Israel Finds a Lifeline in the U.A.E. as Its Ties to Arab Countries Fray

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Israel Finds a Lifeline in the U.A.E. as Its Ties to Arab Countries Fray


Only a few years ago, plenty of citizens of the United Arab Emirates were willing to speak warmly about their country’s budding ties with Israel.

Israel had just established relations with the Emirates through a U.S.-brokered deal. Business groups sprung up to funnel cross-country investment. Two women, Emirati and Israeli, posed for a photograph holding hands atop a skyscraper in Dubai. American, Emirati and Israeli officials predicted that their deal, called the Abraham Accords, would spread peace across the Middle East.

But now, as Israel’s monthslong bombardment of Gaza fuels anger around the region, Emirati fans of the deal are increasingly hard to find.

An Emirati businessman who had once touted the economic ties said that he had left an Emirati-Israeli business council, and that he had nothing else to say. Some Emiratis, although frustrated with the accords, said they were afraid to speak publicly, citing their authoritarian government’s history of arresting critics. One figure who did speak out, Dubai’s deputy police chief, declared online that Arabs had “truly wanted peace” and that Israel had “proved that its intentions are evil.”

Neither the Emirates nor Israel is likely to walk away from the deal, analysts say: It remains a diplomatic lifeline for Israel while its ties to other Arab countries fray, and it has brought the Emirates billions in trade and positive public relations in Western nations. But the current trajectory of the war does not bode well for the accords or the security of the Middle East, said Mohammed Baharoon, the head of B’huth, a Dubai research center.

“This is a partnership,” he said, “and if one partner is not paying their dues, then it’s not a partnership anymore.”

Anger toward Israel and its main ally, the United States, has risen sharply in the Arab world over Israel’s bombardment and invasion of Gaza, which has killed more than 30,000 Palestinians, Gazan health officials say, and left two million others facing mass displacement, the risk of starvation and a collapsing medical system.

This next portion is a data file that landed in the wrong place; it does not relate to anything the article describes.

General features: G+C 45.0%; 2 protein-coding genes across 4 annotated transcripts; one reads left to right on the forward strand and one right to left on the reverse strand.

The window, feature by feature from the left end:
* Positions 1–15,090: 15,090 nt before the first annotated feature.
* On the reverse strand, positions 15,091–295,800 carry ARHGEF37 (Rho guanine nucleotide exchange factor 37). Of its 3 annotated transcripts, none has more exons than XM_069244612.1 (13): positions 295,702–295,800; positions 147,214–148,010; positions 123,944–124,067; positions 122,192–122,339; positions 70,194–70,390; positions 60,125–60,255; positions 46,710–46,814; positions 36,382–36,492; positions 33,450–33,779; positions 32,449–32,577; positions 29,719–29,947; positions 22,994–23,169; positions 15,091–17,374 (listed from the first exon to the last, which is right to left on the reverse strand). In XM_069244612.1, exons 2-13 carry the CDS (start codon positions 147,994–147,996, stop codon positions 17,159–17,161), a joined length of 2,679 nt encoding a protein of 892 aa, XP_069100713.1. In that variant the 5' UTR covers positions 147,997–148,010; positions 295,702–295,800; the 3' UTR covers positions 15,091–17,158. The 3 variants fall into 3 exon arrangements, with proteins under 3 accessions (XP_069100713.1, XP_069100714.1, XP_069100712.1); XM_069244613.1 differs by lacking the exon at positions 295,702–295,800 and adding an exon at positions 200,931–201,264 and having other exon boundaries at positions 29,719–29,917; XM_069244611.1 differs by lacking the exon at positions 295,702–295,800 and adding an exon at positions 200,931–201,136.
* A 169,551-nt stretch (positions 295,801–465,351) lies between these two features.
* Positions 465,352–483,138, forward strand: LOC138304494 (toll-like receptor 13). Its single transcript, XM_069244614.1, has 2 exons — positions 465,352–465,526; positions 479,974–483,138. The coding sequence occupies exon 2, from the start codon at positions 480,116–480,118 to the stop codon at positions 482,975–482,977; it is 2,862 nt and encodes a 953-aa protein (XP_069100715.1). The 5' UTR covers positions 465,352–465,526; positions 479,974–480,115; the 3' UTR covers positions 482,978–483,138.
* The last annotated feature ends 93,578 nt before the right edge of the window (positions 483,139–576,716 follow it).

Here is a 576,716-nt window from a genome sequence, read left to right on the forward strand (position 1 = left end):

For the handful of Arab leaders who maintain ties with Israel, the war has pushed them to reconsider that relationship. Jordan recalled its ambassador in November. Egyptian officials have warned that any action that sends Gazans spilling into Egypt could potentially jeopardize a decades-old treaty. And Israel’s ambassadors to Bahrain, Morocco and Egypt have largely remained in Israel since the war began on Oct. 7, after the Hamas-led attack that Israeli officials say killed about 1,200 people.

The diplomatic chill has left Israel’s Embassy and Consulate in the Emirates as its only fully functioning diplomatic mission in the Arab world. Several government-owned airlines also suspended flights, leaving the Emirates as the only country in the Middle East where people can fly directly to Israel.

Despite the pressure, Emirati officials say they have no intention of cutting ties.

In a written statement to The New York Times, the Emirati government highlighted how Emirati officials had used their relationship with Israel to facilitate the entry of humanitarian aid for Gazans, as well as the medical treatment of injured Gazans taken to the Emirates.

“The U.A.E. believes that diplomatic and political communications are important in difficult times such as those we are witnessing,” the government said.

In late February, Israel’s economy minister, Nir Barkat, became the first Israeli minister to visit the Emirates since Oct. 7, attending a gathering of the World Trade Organization. In an interview, he said he was “very optimistic” after meeting with Emirati officials.

“There’s a bit of sensitivity while the war is still happening,” he said, but the two countries “have aligned interests, and the Abraham Accords are extremely strategic for all of us.”

Still, even if the existence of the accords is not at stake, what the relationship will look like is far from certain, many Israelis and Emiratis said.

“The romantic phase of the Abraham Accords kind of faded away,” said Noa Gastfreund, an Israeli co-founder of the Tech Zone, a group that connects Emirati and Israeli tech entrepreneurs and investors. Now, she said, “we got into the realistic phase of understanding that it won’t be easy.”

The accords, announced in 2020, were particularly coveted by Israel as a major step toward greater integration into the Middle East, where Arab countries had long isolated Israel over its treatment of Palestinians and control over Gaza and the West Bank.